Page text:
When people think of the Office of the Vice President for Diversity, Equity, and Multicultural Affairs (OVPDEMA), there’s a tendency to focus on diversity as it relates to race and ethnicity on Indiana University’s campuses. While that’s certainly an important aspect of what we do, inclusion is also a critical part of our mission.
It’s extremely important that groups consisting of people of all races and ethnicities, such as LGBTQ+ and disabled persons, are not an afterthought at IU. I believe that we make a genuine effort to ensure each of our eight campuses is an inclusive environment for all students, faculty, and staff. And with recent accolades like the Bloomington and IUPUI campuses each winning a Higher Education Excellence in Diversity (HEED) Award from Insight Into Diversity magazine and the Bloomington campus being named to Campus Pride’s “Best of the Best” list for being one of the nation’s most LGBTQ-friendly campuses, it’s wonderful to know that others see us in the same light.
But the only way to continue moving in the right direction is by increasing awareness and thus, improving our understanding of people who have different backgrounds than our own.
October is LGBT History Month, an occurrence that doesn’t receive as much recognition as June’s LGBTQ+ Pride Month and its fantastic parades around the world, including one in Indianapolis and another held in Bloomington in September to accommodate students on that campus. As opposed to LGBTQ+ Pride Month, which mostly celebrates the present, LGBT History Month reflects on queer people’s contributions to society, highlighting 31 new contemporary and historical figures each year.
IU Bloomington’s GLBT Student Support Services Office and its director, Doug Bauder, do a great job maintaining an archive of resources to inform students, faculty, and staff about the LGBTQ+ community’s cultural contributions throughout history. With materials on everything from the Stonewall Riots in New York City and its relationship to our nation’s Civil Rights Movement, to the Gay Liberation Movement and figures like Harvey Milk, the office’s library is available year-round, so I encourage you to stop by and explore it when you have a free moment.
Our university’s personal connection to the empowerment of LGBTQ+ people shouldn’t be overlooked either. The groundbreaking research of Dr. Alfred Kinsey, the namesake of our Kinsey Institute, deemed controversial at the time, is widely credited for evolving the general public’s opinions of human sexuality and combating the stigma of being anything other than heterosexual.
I’m personally very proud of the fact that the GLBTSSS office became part of the OVPDEMA family in 2014, especially when I think of intersectional collaborations with our cultural centers like La Casa, the Latino Cultural Center in Bloomington, and when I hear about or witness an increasing number of student allies that embrace working with the office in support of the LGBTQ+ community. I hope this month can be an opportunity for those unfamiliar with queer historic figures to learn more and use it as either a starting point or way to further a spirit of inclusion.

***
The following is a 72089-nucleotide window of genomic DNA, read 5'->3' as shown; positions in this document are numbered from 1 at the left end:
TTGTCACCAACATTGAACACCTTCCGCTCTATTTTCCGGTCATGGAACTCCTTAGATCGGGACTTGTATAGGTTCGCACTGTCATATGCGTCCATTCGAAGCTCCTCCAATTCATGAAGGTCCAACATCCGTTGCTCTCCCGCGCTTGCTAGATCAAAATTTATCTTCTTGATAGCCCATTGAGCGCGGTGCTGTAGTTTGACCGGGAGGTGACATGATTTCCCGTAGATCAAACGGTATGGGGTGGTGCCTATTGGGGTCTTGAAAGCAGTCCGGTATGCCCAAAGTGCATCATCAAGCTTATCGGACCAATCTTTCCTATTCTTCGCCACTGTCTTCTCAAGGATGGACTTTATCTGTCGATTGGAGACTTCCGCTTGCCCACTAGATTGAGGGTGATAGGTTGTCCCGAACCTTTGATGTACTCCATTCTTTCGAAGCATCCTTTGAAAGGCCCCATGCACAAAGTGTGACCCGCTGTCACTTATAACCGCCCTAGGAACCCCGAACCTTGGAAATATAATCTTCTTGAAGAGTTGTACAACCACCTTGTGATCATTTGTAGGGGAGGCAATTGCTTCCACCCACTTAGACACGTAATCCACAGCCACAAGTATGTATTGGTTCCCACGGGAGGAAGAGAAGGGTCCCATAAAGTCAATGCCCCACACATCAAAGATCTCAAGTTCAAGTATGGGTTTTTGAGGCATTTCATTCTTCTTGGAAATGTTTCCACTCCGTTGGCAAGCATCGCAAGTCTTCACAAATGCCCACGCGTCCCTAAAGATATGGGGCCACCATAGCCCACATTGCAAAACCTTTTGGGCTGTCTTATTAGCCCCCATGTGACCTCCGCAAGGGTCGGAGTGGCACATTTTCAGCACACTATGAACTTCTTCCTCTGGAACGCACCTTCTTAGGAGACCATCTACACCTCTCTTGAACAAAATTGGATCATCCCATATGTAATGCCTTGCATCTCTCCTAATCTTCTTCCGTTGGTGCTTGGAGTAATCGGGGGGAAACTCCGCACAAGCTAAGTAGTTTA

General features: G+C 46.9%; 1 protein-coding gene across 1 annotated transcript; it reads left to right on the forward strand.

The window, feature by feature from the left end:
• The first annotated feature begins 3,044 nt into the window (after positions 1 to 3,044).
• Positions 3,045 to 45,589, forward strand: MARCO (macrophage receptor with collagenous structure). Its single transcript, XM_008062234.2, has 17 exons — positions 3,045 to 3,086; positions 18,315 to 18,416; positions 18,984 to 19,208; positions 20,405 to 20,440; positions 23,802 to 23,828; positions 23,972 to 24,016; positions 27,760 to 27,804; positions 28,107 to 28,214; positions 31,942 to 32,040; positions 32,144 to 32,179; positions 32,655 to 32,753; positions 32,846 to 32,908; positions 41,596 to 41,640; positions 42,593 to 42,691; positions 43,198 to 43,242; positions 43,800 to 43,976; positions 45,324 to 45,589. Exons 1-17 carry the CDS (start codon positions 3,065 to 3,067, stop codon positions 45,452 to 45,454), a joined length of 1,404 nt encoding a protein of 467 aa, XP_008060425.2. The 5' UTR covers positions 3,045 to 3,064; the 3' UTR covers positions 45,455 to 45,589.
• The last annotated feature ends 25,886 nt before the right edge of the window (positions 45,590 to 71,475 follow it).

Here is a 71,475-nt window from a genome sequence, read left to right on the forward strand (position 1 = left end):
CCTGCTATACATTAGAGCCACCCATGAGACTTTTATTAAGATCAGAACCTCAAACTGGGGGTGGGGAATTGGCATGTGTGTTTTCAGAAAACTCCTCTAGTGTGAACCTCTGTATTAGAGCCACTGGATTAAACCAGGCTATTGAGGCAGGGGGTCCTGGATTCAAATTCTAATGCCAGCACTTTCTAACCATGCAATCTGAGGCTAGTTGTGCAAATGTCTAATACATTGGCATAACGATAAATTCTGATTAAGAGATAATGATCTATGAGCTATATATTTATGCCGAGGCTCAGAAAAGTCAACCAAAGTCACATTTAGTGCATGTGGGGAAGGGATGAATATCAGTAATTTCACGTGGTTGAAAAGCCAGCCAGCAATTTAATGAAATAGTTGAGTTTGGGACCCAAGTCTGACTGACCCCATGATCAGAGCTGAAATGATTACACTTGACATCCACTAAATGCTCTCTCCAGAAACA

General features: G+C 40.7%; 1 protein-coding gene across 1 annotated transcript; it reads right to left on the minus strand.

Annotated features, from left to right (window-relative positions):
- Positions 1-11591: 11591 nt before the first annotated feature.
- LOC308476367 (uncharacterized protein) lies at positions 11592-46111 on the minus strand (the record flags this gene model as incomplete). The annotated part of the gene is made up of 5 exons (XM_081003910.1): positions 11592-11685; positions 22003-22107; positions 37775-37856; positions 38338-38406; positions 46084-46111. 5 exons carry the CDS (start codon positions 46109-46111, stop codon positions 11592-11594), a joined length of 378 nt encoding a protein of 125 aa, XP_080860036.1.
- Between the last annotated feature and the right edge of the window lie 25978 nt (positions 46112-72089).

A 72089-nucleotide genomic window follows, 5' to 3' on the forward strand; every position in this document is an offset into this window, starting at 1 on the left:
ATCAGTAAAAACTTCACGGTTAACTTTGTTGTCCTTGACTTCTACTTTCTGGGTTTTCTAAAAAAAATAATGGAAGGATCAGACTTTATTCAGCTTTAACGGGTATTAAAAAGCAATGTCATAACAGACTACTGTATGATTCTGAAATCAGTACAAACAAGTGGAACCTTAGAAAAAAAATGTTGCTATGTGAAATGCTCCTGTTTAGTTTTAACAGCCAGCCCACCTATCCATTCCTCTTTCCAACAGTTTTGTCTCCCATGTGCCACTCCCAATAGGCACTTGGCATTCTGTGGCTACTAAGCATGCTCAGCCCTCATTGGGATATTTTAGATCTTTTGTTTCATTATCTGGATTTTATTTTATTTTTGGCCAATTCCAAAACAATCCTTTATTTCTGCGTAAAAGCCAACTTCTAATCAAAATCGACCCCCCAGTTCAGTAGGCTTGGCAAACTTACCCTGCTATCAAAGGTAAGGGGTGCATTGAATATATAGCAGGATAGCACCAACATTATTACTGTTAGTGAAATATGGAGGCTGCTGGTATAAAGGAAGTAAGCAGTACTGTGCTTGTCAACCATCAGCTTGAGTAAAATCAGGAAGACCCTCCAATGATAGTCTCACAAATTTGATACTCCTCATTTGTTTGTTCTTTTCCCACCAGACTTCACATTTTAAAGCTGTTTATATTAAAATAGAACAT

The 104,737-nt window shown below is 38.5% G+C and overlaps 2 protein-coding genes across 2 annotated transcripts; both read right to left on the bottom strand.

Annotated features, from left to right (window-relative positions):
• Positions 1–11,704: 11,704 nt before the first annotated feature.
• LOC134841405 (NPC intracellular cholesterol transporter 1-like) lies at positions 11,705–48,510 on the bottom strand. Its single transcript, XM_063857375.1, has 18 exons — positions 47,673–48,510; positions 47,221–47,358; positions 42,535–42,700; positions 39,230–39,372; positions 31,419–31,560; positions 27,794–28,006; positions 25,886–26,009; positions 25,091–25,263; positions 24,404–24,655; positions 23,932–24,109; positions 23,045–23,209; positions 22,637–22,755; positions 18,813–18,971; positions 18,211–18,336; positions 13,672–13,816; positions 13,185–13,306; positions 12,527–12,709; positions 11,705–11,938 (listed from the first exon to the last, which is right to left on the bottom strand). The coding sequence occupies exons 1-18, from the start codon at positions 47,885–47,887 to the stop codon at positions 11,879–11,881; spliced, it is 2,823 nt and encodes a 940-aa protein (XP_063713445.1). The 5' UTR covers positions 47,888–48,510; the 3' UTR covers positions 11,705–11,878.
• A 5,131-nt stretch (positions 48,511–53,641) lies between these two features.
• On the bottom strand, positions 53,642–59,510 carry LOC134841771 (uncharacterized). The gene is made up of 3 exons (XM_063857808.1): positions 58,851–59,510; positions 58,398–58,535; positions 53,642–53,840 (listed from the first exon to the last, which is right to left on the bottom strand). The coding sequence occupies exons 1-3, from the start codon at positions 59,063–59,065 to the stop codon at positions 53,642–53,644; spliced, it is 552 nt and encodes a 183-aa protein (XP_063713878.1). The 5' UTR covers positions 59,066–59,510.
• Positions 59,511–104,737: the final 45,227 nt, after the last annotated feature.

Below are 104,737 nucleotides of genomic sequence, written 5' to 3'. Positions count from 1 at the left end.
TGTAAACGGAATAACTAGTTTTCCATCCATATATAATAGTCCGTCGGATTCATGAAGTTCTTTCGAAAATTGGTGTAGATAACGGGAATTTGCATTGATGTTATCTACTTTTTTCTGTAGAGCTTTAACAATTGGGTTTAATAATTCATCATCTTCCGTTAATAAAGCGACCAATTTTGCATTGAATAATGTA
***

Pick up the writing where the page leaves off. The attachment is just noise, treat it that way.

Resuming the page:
October is also National Disability Employment Awareness Month, and similar to LGBT History Month, it’s not a topic that we should focus on for only 31 days, then move on. Instead, we should strive daily to become more aware of some of the challenges faced by employees with disabilities and consider how to improve accessibility for all in our working environments.
Echoing President McRobbie’s recent message, IU is committed to ensuring all members of our community have equal access to the university’s resources. The fact that the accessibility standards of all IU websites will meet federal guidelines by November 1 may not seem like a big deal to some, but it removes a major barrier for a large segment of the population.
Accessibility gives employees the opportunity to maximize their talents, which in turn benefits IU. Potential employees with disabilities shouldn’t feel dissuaded from working here, as it’s clear that this institution is a place where the intent of the 1990 Americans with Disabilities (ADA) Act is being put into practice.
Understanding some of the obstacles presented to people with disabilities on a daily basis, complying with these standards, then attempting to go above and beyond in our support should be the rule, not an exception. Of course, things could always be better, but through people like IU Chief Compliance Officer Marcia Gonzales and ADA Employment Consultant Frank Epperson, who works to help IU employees find the services they need, we continue to make important strides.
At IU, we periodically offer employees the chance to identify themselves as having disabilities, whether visible or not, and make sure we can provide reasonable accommodations. For able-bodied people, especially on a college campus, that may not seem like a relevant issue, but as society moves toward managing, instead of “fixing” disabilities, it’s important to keep in mind.
Though it’s impossible to completely put yourself in the shoes of someone else with a different life experience than your own, trying to understand the experience of others helps us foster an even more welcoming culture, which benefits everyone at IU. Whether that’s celebrating how members of the LGBTQ+ community have impacted the world we live in today or guaranteeing equal accessibility to the university’s resources, Indiana University’s commitment to equality and inclusion is evident in both our words and our actions.